The impact of Fed and ECB surprises since 2000

“For each short term futures and bond yield, we run two regressions: the first on the futures contract for the [policy] reference rate and the second on the reference rate and our path factor….The effect of the path-factor is greater at the long-end of the yield curve and the effects remain quite persistent at the five-year horizon.”

“To ensure that surprises have ‘comparable’ nature across different periods we…focus on the response to path-factor shocks. Indeed…even before the global financial crisis…news stemming from the communication component of monetary policy had a more substantial and longer-lasting impact on the term structure than news stemming from decisions on policy interest rates.”

“Since the analysis spans pre-crisis years as well as the most recent period of unconventional monetary policies by the European Central Bank (ECB) and the US Federal Reserve (Fed) we do not attempt to estimate these reactions over a common sample, but rather split it into more homogenous periods.”

“We define a pre-crisis period from January 2000 until November 2008, the official start of the first Quantitative Easing program in the US. The second period, which we label crisis, runs from November 2008 to December 2012, a few months before the first ‘tapering’ announcement by the US Fed. The last period, which we label post-crisis, runs from January 2013 to September 2016, the end of our sample.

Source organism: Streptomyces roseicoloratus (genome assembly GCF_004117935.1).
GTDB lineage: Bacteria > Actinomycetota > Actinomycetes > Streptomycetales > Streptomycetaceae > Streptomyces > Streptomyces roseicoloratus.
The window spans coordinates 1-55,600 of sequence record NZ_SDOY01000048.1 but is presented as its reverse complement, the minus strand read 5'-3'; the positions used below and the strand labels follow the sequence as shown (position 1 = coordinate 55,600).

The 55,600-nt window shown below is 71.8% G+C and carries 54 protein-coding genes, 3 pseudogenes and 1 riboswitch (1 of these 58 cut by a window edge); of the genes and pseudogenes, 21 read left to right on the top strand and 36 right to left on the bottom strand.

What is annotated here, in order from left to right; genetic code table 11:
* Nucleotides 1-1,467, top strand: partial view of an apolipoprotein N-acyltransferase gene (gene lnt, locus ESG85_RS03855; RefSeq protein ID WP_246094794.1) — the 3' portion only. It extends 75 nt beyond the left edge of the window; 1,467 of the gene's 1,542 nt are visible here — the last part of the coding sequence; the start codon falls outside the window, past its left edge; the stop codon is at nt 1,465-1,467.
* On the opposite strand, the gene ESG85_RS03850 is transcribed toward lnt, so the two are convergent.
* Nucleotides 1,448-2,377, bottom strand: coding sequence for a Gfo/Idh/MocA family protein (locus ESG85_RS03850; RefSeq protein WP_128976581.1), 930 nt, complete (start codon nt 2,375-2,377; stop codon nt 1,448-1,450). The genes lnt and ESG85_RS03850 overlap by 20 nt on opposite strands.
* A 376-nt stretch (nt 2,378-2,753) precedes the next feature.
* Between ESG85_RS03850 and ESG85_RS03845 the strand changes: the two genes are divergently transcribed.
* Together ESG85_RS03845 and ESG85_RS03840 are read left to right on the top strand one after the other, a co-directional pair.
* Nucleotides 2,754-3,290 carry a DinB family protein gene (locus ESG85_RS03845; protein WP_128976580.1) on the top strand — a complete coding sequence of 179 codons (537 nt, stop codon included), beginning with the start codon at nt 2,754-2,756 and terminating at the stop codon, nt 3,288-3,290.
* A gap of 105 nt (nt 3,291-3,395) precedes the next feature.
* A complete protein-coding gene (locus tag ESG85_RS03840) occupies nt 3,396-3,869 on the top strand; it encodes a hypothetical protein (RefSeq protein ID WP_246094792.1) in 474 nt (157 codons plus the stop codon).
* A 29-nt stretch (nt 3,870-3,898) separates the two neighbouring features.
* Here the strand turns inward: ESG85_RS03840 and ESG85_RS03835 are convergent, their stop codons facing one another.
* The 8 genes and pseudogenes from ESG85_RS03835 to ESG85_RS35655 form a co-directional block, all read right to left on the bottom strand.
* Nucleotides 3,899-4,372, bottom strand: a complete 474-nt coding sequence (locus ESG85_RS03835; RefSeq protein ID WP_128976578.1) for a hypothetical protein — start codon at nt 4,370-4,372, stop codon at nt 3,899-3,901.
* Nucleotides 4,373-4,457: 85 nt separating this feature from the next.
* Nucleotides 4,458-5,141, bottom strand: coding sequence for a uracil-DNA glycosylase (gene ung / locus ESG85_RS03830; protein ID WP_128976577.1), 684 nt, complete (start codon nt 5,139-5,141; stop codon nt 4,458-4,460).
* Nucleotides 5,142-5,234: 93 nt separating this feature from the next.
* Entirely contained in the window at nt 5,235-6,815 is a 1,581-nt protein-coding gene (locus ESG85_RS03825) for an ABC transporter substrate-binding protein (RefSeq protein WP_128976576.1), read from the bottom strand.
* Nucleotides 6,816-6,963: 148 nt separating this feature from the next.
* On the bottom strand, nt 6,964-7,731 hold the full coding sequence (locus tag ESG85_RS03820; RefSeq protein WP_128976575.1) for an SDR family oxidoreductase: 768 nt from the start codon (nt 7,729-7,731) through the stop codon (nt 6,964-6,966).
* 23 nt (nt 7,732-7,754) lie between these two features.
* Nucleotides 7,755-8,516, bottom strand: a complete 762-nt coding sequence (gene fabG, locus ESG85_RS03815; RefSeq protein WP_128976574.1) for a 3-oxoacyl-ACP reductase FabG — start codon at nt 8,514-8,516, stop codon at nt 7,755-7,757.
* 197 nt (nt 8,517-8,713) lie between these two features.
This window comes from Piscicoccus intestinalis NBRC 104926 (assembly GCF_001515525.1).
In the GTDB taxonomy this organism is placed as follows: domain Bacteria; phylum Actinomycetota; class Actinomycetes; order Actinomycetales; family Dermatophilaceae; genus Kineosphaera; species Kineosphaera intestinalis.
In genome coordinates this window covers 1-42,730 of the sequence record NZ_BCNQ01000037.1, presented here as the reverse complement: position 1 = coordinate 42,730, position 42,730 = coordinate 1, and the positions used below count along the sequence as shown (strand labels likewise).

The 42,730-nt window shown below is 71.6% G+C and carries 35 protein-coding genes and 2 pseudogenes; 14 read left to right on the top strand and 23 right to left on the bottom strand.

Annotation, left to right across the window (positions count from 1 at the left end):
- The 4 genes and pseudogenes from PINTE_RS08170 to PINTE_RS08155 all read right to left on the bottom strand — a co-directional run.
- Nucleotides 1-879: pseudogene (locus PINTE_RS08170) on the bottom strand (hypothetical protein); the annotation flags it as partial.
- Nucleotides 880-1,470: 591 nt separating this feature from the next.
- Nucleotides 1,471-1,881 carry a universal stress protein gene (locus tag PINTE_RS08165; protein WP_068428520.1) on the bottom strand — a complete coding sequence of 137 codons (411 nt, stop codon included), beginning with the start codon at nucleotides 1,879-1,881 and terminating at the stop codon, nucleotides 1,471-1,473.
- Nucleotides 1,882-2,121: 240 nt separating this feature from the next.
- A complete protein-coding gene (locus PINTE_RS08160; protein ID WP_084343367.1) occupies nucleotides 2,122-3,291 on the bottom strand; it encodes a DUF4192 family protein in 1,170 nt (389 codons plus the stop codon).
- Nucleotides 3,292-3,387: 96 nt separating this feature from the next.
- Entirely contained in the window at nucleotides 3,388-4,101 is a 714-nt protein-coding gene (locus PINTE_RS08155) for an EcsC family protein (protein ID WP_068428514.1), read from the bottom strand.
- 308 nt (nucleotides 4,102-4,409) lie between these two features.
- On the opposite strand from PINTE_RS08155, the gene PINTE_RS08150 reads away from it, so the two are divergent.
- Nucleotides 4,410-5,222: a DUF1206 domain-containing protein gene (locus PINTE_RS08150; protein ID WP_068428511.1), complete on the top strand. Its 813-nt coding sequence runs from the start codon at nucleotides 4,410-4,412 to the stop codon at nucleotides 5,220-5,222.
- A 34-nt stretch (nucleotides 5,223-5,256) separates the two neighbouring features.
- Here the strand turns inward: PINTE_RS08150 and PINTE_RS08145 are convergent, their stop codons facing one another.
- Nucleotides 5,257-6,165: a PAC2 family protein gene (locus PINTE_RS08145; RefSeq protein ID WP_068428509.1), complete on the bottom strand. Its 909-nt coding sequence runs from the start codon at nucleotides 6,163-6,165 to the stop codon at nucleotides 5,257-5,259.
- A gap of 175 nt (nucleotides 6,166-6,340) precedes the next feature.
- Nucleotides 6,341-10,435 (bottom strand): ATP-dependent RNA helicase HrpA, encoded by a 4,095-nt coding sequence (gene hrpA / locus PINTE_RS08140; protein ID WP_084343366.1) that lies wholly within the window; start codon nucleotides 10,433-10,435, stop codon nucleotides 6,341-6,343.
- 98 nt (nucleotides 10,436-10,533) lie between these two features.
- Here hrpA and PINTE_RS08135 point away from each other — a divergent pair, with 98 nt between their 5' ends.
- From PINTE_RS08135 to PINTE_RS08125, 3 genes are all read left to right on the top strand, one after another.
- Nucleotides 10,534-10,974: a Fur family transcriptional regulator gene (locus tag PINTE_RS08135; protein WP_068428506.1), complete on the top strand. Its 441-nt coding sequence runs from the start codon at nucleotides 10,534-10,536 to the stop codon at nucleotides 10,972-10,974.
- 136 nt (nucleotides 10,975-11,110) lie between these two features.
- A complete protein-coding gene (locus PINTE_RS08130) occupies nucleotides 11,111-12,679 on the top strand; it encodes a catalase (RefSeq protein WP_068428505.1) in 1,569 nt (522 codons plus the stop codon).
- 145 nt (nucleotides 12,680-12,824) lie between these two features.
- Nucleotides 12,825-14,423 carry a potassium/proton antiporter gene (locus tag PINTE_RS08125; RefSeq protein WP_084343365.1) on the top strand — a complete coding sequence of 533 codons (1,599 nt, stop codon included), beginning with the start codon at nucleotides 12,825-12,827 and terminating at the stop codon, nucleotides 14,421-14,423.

• We find that during the ‘pre-crisis’ period path-surprises, both in the US and the euro area, propagate through the entire domestic term structure of interest rates with a hump-shaped pattern [meaning that the impact on 5-year yields is stronger than on either 2-year of 10-year yields]. For the euro area the shifts of the yield curve are also very similar across countries…A contractionary path-surprise [higher yields] by the Fed leads to a US dollar appreciation…A similar finding holds for the euro area.
  • In the ‘crisis-period’ the impact of US monetary policy path surprises along the term structure is no longer hump-shaped but it is increasing in tenor. This reflects largely the effect of movements in bond term premia, consistent with the functioning of a duration channel of monetary policy… In this period characterized by the sovereign debt crisis ECB surprises are now akin to a shock in the spread between sovereign yields of core and more vulnerable euro area economies. Unsurprisingly, ECB [easing] surprises lead to a reduction in sovereign spreads.
  • In the final ‘post-crisis’ period the transmission of monetary surprises to other asset prices becomes more in line with the ‘pre-crisis’ period. In particular, in the US the yield curve response morphs back to its conventional hump-shape pattern, although the term-premium component still accounts for a sizable fraction of the shifts.”